Hell is an interesting topic.
I’ve been listening to a lot of Jordan Peterson’s lectures on psychology, and out of the tens of hours of content something especially caught my attention.
In one podcast episode, he discussed the idea of ‘personal hell’, and how easy it is to fall within it. He goes on to explain how you can see it in people everyday – giving the example of the uneasy feeling you experience when you see someone who is homeless and in complete misery.
Not the exact episode I was referring to, but still valuable information.
Relating this to personal growth, I feel there is a place where hell exists on the spectrum between the true image of oneself, and the fake persona individuals conjure in place of their image.
What I mean by the ‘fake persona’ is seen everywhere on social media.
Whether it be instagram, Facebook, or Twitter – an unfortunate amount of people feel the need to project a lifestyle or image that is not truly who they are.
A prime example of this is photoshopping images or ‘selfies’. This consistent social media pruning is time consuming, disingenuous and for 99% of users – not important.
So how does this relate to hell?
Back to the spectrum – where true image is placed on one side, and the conjured image on the other.
Somewhere in the middle, there are varying degrees of personal hell that exist depending on the person.
Although certainly not as damning as what Peterson talks of, but very relevant as this type of behaviour does effect oneself.
Projecting a luxurious lifestyle while not being able to afford it, claiming success and not disclosing failures, sharing moments of happy relationships that are in disarray. These are a few examples.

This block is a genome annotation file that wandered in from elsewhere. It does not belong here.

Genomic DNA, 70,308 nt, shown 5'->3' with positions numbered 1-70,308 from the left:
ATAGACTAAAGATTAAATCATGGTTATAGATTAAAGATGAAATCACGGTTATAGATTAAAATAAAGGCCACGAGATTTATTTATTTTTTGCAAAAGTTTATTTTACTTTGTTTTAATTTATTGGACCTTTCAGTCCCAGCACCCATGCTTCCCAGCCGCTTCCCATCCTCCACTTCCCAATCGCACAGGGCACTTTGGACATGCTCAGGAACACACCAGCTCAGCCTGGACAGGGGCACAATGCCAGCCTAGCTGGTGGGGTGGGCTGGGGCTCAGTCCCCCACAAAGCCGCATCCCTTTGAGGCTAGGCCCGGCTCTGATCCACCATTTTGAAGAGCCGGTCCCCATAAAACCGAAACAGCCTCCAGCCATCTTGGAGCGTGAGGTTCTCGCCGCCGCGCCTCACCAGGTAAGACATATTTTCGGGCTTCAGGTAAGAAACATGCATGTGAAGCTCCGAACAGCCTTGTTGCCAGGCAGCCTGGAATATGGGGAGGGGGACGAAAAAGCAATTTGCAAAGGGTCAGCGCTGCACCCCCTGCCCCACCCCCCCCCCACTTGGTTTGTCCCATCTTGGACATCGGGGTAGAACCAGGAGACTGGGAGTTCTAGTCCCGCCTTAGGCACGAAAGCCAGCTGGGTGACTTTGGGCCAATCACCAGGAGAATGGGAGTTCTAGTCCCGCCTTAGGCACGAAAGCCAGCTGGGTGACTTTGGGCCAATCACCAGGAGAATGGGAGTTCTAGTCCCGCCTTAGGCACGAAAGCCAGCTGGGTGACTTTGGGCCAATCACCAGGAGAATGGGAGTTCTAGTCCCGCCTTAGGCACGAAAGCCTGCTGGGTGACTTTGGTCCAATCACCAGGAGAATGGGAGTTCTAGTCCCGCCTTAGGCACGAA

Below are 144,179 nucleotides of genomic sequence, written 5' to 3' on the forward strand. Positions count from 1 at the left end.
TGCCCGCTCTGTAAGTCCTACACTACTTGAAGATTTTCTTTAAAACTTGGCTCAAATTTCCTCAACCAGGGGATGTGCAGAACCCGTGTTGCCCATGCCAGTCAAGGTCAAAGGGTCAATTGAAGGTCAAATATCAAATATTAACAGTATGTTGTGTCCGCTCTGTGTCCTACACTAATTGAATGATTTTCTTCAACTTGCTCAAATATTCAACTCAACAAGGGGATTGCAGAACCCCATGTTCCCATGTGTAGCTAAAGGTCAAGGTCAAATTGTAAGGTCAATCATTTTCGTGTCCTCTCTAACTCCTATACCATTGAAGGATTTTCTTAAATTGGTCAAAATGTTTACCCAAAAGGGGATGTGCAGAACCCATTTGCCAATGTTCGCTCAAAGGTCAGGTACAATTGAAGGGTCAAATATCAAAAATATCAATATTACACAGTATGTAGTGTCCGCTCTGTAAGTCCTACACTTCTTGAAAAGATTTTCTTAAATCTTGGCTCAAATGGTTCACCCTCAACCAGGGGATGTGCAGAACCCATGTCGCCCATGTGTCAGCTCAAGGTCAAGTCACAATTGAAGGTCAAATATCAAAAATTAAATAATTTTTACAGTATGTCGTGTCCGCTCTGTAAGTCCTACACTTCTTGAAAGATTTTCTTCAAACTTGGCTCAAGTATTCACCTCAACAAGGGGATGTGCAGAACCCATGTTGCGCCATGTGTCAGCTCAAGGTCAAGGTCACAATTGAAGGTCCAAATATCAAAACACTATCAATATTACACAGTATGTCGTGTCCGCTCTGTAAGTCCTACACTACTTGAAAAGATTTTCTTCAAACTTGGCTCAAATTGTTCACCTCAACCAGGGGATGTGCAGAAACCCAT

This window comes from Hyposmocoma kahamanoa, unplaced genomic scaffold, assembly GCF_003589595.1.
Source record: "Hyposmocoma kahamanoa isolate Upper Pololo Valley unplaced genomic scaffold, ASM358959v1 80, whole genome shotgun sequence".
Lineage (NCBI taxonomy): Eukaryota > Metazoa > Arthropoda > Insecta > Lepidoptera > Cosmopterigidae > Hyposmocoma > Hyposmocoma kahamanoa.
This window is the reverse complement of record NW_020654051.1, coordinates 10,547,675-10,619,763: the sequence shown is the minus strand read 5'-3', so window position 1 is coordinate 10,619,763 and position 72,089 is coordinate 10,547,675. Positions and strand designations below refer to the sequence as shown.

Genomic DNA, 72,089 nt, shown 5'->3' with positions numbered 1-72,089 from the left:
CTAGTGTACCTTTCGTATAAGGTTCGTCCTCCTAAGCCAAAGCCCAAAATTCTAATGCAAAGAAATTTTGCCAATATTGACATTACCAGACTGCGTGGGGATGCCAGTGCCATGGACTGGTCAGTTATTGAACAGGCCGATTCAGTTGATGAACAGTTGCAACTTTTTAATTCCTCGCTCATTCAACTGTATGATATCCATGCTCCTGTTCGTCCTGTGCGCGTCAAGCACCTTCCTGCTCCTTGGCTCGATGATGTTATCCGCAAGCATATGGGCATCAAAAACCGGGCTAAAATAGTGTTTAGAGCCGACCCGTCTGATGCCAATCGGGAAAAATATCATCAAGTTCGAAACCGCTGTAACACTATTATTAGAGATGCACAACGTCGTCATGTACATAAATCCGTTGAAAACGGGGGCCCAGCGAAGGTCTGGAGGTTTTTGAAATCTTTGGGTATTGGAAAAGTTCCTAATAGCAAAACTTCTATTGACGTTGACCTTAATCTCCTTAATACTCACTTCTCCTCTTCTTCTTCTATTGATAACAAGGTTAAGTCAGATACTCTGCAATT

The list goes on.
Would you not agree this can be considered hell for most? The act of routinely lying about ones current circumstances?
These are moments where being honest with oneself is extremely important in order for any hope of growth.
Holding on to make belief not only is a misrepresentation, but it also shapes one into living in a very limited way.
How does this relate to personal or professional growth?
Believing you’re something you are not is dangerous – you can oversell yourself on your ability to do something, or miss out on opportunities thinking you are above them.
Others may also fall into the act, believing what they are seeing – which can go two ways. They will eventually find out what is truly under the veil and feel they have been fooled, or even worse, they will always consider you to be something that you are not.
Going deeper, perhaps they spot you from a mile away and see what you are trying to hide. Now you’ve already tarnished your reputation prior to introducing it to someone.
Whichever circumstance is worse, is up to you.
It can extremely hard to distinguish whether or not you are in this scenario, as the nature of hell is one that includes deceit.
However, all is not lost.
One thing I can suggest is taking the time to sit back and critically think about where you are in life.
Are you happy with what you have? And are you being honest about that answer?
If the answer is no, perhaps it’s time to start searching for why that is.
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